The De La Salle players are mobbed by their supporters after the match.     | Photo: Michael Kiely

The De La Salle players are mobbed by their supporters after the match. | Photo: Michael Kiely

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Shortly after noon on Monday, Owen Dunphy walked down the steps of De La Salle College proudly holding the Waterford Senior Hurling Championship Cup. His players had walked ahead of him as they made their way to a fleet of cars to take them to St Stephen’s School, the last of their three visits to schools in the city. Their first appearance was to St Declan’s School earlier in the day.

“Ah this is a great feeling, a wonderful feeling,” beamed the De La Salle manager, a gentle giant of a man if ever there was one. “We knew all week that we would have a very tough game on our hands and that is what we got from Abbeyside. We have had some great battles with them down through the years in various grades like Intermediate but we knew this would be different.

“Having said that I was quietly confident that we would win if we prepared well and we certainly did that. Abbeyside beat Mount Sion at the outset and a number of other fine clubs along the way, losing only to Lismore, but they were qualified at that stage. We struggled a little in some games but we had great battling qualities and that fact stood to us once again on Sunday, and that was perhaps the difference.

“There was more however than spirit and guts needed in the final. It was a very emotional day for lots of people involved with the club. Men like Sonny Walsh and John Barron gave their lives to De La Salle. Sonny is 25 years’ dead but he will never be forgotten.

“John Barron, perhaps the greatest ever player to play for the club, did not win a Senior Club medal with us. Eamonn Fitzgerald buried his wife only ten days ago and he is a wonderful servant to the club. Hopefully this win was a little bit of light in a long dark tunnel for him. Those men, and plenty more like them, gave us a cause to win,” said an emotional Owen.

Big panel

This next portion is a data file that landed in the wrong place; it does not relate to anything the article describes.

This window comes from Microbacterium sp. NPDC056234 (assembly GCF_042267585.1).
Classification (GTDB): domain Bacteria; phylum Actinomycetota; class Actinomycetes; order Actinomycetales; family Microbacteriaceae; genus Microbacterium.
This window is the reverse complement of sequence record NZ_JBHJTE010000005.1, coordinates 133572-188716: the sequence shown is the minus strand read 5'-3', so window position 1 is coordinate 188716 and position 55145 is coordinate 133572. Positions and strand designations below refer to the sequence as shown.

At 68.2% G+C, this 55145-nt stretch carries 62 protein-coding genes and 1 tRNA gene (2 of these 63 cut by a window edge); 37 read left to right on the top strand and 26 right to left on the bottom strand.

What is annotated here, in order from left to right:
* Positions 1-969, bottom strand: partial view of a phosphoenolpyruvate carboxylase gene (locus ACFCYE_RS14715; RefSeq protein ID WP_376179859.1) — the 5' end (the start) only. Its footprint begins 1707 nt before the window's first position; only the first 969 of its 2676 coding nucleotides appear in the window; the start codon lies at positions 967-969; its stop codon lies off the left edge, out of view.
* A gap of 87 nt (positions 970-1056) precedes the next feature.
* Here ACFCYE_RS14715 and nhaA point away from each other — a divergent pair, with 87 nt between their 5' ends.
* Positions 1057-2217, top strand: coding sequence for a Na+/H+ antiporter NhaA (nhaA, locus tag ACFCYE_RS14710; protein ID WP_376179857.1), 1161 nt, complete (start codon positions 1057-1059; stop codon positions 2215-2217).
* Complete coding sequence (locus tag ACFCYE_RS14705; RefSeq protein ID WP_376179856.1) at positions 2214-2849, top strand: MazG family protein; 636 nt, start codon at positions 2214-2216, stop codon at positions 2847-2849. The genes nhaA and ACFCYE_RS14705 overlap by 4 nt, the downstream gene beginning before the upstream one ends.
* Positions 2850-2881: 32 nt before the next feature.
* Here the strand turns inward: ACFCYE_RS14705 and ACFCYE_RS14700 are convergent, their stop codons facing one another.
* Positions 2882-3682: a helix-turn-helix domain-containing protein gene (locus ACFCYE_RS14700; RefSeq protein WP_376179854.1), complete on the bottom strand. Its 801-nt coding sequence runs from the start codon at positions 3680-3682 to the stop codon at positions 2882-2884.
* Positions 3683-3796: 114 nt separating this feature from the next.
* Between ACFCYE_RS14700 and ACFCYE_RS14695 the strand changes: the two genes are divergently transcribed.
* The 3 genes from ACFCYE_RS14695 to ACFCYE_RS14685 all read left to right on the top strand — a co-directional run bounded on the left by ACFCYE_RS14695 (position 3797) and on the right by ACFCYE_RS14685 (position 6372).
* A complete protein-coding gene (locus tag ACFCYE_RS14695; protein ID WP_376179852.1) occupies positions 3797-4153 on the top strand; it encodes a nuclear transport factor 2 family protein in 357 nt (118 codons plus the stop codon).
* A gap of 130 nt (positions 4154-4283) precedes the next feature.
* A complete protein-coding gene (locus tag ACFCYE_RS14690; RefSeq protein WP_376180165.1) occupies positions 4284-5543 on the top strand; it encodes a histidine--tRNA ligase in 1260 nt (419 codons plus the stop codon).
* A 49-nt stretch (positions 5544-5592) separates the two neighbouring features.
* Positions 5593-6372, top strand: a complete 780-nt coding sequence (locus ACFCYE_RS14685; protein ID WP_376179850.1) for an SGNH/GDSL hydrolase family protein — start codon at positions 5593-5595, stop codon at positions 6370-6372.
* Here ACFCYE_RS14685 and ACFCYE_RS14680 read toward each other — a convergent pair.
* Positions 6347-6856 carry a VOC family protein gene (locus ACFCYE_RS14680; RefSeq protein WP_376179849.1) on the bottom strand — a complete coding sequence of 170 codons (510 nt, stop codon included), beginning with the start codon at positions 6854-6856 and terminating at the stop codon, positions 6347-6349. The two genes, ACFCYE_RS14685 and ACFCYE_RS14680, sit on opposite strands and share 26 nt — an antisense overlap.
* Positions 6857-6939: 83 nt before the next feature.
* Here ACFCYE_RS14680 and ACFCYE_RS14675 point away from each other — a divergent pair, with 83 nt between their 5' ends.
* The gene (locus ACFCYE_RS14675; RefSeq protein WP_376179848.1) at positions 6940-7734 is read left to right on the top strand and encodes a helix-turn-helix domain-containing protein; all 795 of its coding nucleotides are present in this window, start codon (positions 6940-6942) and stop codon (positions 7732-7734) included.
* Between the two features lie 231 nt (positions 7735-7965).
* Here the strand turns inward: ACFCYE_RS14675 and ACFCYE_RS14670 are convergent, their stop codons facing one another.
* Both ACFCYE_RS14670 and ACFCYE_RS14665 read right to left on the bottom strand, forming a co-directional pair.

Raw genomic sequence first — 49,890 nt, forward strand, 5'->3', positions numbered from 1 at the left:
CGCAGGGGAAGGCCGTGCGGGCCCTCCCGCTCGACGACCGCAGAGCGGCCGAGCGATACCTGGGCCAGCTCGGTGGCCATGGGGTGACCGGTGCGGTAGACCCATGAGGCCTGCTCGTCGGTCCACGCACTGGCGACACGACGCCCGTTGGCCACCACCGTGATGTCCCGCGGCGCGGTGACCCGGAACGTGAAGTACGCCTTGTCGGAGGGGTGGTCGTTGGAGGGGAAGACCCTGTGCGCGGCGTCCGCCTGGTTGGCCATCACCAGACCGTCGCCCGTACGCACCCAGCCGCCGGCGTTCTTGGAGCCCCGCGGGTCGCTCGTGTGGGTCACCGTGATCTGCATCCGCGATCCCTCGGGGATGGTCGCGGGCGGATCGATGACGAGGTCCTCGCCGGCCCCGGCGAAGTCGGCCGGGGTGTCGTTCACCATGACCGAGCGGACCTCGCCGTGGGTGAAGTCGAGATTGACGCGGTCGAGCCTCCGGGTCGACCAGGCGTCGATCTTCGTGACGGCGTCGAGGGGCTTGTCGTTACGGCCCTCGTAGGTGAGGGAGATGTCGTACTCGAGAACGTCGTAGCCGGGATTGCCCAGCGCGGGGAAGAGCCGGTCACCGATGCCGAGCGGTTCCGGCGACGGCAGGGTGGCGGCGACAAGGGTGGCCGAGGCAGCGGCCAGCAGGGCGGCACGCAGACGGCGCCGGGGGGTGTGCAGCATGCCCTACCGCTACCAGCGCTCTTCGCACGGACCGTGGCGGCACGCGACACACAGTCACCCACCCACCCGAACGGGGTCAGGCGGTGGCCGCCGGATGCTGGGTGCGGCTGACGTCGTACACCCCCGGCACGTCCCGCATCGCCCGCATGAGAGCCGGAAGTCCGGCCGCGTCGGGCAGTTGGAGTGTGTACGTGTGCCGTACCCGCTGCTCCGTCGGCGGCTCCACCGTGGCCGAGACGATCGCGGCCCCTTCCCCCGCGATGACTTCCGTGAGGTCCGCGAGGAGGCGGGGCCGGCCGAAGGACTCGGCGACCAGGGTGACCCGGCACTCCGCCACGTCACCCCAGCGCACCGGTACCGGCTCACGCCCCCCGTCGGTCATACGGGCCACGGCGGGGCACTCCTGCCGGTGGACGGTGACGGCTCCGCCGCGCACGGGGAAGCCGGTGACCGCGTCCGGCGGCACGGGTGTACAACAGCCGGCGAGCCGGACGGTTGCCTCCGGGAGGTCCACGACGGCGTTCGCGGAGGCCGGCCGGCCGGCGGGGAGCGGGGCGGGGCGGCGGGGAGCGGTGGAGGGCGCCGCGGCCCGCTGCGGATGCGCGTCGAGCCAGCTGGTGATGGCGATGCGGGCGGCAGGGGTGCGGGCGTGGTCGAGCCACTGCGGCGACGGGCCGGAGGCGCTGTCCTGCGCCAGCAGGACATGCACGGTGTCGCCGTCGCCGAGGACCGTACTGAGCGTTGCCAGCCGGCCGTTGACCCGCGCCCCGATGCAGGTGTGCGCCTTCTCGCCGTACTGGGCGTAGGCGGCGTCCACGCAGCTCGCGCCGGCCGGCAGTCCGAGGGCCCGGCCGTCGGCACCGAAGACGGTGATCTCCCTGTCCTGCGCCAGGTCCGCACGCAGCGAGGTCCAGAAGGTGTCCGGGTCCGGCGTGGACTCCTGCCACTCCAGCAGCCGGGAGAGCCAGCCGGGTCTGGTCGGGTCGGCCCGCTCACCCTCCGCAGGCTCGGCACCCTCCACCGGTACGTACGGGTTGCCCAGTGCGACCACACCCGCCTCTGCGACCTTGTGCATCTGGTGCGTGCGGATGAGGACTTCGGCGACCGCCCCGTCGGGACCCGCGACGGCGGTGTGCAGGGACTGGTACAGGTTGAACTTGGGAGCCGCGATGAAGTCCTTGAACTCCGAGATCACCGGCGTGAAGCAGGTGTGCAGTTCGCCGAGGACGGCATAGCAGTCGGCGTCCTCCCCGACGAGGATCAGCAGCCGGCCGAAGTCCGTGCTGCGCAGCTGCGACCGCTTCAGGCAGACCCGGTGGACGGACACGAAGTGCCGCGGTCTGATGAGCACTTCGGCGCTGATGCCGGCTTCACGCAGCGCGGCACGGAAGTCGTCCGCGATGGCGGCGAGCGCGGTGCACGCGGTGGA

Senior Hurling Championships don’t come easily, something the De La Salle boss agreed with. “We have been building for this for many years. I myself soldiered away as a player for 15 years but this was about building on the work but in at juvenile level and Under 21 level for the past ten years or so.

“Some of the older guys like John Mullane and Conan Watt have been with the club and they have suffered heartbreak as well as the glory moments. We have a panel of 24 to 25 players bursting a gut to try and get into the starting 15 right now. We have the older players and young players who have won College titles and that can only be good for the club in the future.

“When we lost in 2005 we were very upset. We tried hard after that defeat, a defeat which really hurt us, so perhaps you do have to lose one to win one and hopefully Abbeyside will take heart for that. There is not a shadow of doubt that we did not want to lose another final. Abbeyside were short a few players and that did not help them but I firmly believe that we would have won anyway. It was that sort of day.

“This is brilliant not only for the men I mentioned and people like Noel Dalton Snr who has served this club for well over 50 years, but also for the De La Salle Brothers who have served this community for over a hundred years. The schools are our base and that is why it is wonderful to bring the cup to those schools today.”

Munster next

A day of celebrations was on the cards for the remainder of Monday but then the celebrations would be put on ice as the newly-crowned champions got ready for Sunday’s Munster Club semi-final against Sarsfields in Pairc Ui Caoimh.

“We will knuckle down on Tuesday night and get ready for that game,” said the manager. “We are proud to be representing Waterford and we will give everything we have to try and win. Ideally we would have liked an extra week but that cannot be. Abbeyside had to play us a week after their replay victory over Ballyduff and perhaps they suffered a little because of that, but we will not allow that get to us.

“This is another chance for us to make it another great day for the club. Men like our chairman Seamus Quirke and Joey Carton will expect nothing more.”

As he prepared to catch up with his champions, I asked Eoin if his father Francie had come to terms with what his son had achieved 24 hours earlier. “I think he is just getting his head around it now. He was there on Sunday and I never saw him so happy. Yeah, he was a proud father alright,” concluded a proud son, who was quite rightly glowing in the truly wonderful success of this extraordinary club.